Reinke took some major criticism at this point in the film, which may be obvious given that he’s going against the majority of his congregation. I told Moss that in my experience as a pastor, those situations do arise but I wondered what he saw behind the scenes that impacted his personal feelings about the situation. Moss said that he was very sympathetic to Reinke. “He was trying to help people. He was taking real risks and could’ve done some things differently; he was reckless at times. It was hard to watch as I was very close to him and seeing his struggles. That’s the dilemma of the filmmaker [to be watching someone suffer] but it’s good drama. I knew from the moment I met him that he was struggling with helping these people and what would happen if he did.”

So, I asked, because I had been dying to, “does anything change about your mindset given how the film ends? I want other people to see it, but I wonder if the struggles that happen won’t cloud people’s ability to see the real issues?”

Moss paused and shared some of the most personal ‘director-related’ comments I’d ever heard, highlighting the impact that a growing relationship with the pastor has had on him.

“This was a real religious education for me. It was a privilege to see Jay’s faith and struggle. The message that Jay preaches is that it’s a broken world, and everyone’s got burdens, even him. Doing good is hard. Jay’s willingness to be vulnerable really drew me in. Life is messy and complicated.

“There’s a real humility and bravery to his honesty, to share his own burdens. His willingness to believe in some of these people who’ve done wrong. Regardless of what they feel about his personal conduct, I hope people will see the bigger picture. It’s easy to fear the unknown, the immigrant, but he fights for the inclusive community. The film may take some unexpected turns, and may be challenging for people. It doesn’t provide answers but provokes questions. Whether they’re a Christian or a person of faith at all, liberal or conservative, I think the film provides a human story. So many of these documentaries provide answers like yes/no, this is right, and this film this provides “love thy neighbor.”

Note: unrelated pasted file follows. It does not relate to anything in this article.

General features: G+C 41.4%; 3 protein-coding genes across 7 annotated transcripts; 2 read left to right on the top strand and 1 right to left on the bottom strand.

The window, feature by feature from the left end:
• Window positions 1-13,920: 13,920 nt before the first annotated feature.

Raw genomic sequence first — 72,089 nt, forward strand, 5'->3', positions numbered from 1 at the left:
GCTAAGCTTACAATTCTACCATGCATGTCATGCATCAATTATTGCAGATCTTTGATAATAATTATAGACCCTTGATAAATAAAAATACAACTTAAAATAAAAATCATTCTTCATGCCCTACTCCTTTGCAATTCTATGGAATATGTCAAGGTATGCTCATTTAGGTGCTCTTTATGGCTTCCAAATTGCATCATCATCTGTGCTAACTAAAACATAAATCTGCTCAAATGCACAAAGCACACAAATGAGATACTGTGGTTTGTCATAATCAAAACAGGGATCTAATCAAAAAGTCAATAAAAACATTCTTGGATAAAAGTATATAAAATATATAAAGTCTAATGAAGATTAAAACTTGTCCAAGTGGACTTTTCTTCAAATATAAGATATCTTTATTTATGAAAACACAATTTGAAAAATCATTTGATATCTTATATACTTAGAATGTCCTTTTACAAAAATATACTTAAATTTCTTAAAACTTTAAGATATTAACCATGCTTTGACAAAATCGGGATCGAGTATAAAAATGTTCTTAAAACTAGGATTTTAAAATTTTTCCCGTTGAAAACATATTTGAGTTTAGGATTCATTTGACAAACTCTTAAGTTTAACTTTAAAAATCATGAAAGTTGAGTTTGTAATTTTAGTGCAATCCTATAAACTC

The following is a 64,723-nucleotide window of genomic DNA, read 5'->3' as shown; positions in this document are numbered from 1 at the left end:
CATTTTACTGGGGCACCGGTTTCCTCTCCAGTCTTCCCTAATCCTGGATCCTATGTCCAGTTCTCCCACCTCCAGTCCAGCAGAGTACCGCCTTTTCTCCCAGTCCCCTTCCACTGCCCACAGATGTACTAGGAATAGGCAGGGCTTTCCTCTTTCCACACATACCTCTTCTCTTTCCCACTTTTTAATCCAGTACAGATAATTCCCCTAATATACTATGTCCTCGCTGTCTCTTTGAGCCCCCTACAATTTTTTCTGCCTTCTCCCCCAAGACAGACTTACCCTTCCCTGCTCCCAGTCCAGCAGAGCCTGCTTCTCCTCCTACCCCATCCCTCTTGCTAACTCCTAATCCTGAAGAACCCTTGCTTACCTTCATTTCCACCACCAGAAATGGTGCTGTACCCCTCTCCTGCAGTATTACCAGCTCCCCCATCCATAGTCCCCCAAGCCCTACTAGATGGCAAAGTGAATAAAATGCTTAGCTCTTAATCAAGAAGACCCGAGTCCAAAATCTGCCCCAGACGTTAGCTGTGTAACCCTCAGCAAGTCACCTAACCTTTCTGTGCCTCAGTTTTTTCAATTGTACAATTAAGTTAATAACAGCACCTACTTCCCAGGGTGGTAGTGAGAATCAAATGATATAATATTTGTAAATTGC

For his part, Moss seemed intent on putting the story in front of people, and drawing out of them how they could “love thy neighbor” better. “I’m really interested when pastors, faith groups, come to the film. It’s hard to reach these people with documentary work because they’re used to it taking one hardline side or another. I didn’t grow up in church; it was really unfamiliar but I came with curiosity and an open heart. I was watching Jay’s struggle and faith and have real appreciation for the way he lived his faith.”

We finished up with some questions about the future, like what happens if he wins an Oscar, affording him a blank check for a project? (He wants another American story that matters, and I don’t see that changing.) And what of Pastor Jay? Have we seen the last of him?

“The most important thing on the DVD is an interview I had with Jay a few months ago,” Moss said, “after it was all finished. Jay remains optimistic- it’s kind of corny but true, he says, ‘plan B is plan blessing.’ It’s his philosophy even though he’s had hard times and struggles- it’s what I love about him.”

Here’s one pastor and movie critic who hopes that’s what moviegoers and churches will see, too.

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About Jacob Sahms

I'm searching for hope in the midst of the storms, raising a family, pastoring a church, writing on faith and film, rooting for the Red Sox, and sleeping occasionally. Find me at ChristianCinema.com, Cinapse.co, and the brand new ScreenFish.net.